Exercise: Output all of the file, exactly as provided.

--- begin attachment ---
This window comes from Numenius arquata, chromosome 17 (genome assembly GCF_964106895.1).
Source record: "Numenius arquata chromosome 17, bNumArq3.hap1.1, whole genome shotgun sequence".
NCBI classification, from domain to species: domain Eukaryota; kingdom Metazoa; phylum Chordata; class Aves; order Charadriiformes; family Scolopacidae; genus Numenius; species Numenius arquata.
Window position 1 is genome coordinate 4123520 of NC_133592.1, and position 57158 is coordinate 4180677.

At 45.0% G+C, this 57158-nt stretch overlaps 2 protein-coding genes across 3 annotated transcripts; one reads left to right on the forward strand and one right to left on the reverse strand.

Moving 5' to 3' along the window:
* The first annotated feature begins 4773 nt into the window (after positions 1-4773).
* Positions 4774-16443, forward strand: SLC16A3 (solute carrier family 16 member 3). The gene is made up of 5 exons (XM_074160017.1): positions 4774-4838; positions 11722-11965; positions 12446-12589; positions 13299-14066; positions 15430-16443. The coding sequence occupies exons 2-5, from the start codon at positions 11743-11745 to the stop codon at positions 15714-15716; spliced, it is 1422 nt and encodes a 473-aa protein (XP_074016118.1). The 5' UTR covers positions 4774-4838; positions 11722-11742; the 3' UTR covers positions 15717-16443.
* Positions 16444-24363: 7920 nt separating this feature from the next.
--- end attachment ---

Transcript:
This window comes from Numenius arquata, chromosome 17 (genome assembly GCF_964106895.1).
Source record: "Numenius arquata chromosome 17, bNumArq3.hap1.1, whole genome shotgun sequence".
NCBI classification, from domain to species: domain Eukaryota; kingdom Metazoa; phylum Chordata; class Aves; order Charadriiformes; family Scolopacidae; genus Numenius; species Numenius arquata.
Window position 1 is genome coordinate 4123520 of NC_133592.1, and position 57158 is coordinate 4180677.

At 45.0% G+C, this 57158-nt stretch overlaps 2 protein-coding genes across 3 annotated transcripts; one reads left to right on the forward strand and one right to left on the reverse strand.

Moving 5' to 3' along the window:
* The first annotated feature begins 4773 nt into the window (after positions 1-4773).
* Positions 4774-16443, forward strand: SLC16A3 (solute carrier family 16 member 3). The gene is made up of 5 exons (XM_074160017.1): positions 4774-4838; positions 11722-11965; positions 12446-12589; positions 13299-14066; positions 15430-16443. The coding sequence occupies exons 2-5, from the start codon at positions 11743-11745 to the stop codon at positions 15714-15716; spliced, it is 1422 nt and encodes a 473-aa protein (XP_074016118.1). The 5' UTR covers positions 4774-4838; positions 11722-11742; the 3' UTR covers positions 15717-16443.
* Positions 16444-24363: 7920 nt separating this feature from the next.